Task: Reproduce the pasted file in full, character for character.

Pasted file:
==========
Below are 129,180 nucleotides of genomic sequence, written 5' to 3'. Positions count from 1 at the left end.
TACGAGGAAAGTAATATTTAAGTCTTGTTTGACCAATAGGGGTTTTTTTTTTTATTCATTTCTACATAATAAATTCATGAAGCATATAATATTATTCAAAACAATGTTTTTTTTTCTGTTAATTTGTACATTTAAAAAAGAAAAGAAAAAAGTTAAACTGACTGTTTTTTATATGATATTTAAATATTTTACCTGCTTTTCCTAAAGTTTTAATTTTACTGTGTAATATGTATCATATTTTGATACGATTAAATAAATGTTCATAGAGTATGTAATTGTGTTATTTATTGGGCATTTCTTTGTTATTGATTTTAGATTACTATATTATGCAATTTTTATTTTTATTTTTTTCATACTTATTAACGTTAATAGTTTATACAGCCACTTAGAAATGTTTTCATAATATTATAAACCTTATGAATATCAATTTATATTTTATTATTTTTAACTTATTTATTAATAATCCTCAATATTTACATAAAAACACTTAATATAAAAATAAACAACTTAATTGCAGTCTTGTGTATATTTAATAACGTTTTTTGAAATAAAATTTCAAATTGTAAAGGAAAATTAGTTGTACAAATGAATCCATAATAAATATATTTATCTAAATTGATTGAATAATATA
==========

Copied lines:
Below are 129,180 nucleotides of genomic sequence, written 5' to 3'. Positions count from 1 at the left end.
TACGAGGAAAGTAATATTTAAGTCTTGTTTGACCAATAGGGGTTTTTTTTTTTATTCATTTCTACATAATAAATTCATGAAGCATATAATATTATTCAAAACAATGTTTTTTTTTCTGTTAATTTGTACATTTAAAAAAGAAAAGAAAAAAGTTAAACTGACTGTTTTTTATATGATATTTAAATATTTTACCTGCTTTTCCTAAAGTTTTAATTTTACTGTGTAATATGTATCATATTTTGATACGATTAAATAAATGTTCATAGAGTATGTAATTGTGTTATTTATTGGGCATTTCTTTGTTATTGATTTTAGATTACTATATTATGCAATTTTTATTTTTATTTTTTTCATACTTATTAACGTTAATAGTTTATACAGCCACTTAGAAATGTTTTCATAATATTATAAACCTTATGAATATCAATTTATATTTTATTATTTTTAACTTATTTATTAATAATCCTCAATATTTACATAAAAACACTTAATATAAAAATAAACAACTTAATTGCAGTCTTGTGTATATTTAATAACGTTTTTTGAAATAAAATTTCAAATTGTAAAGGAAAATTAGTTGTACAAATGAATCCATAATAAATATATTTATCTAAATTGATTGAATAATATA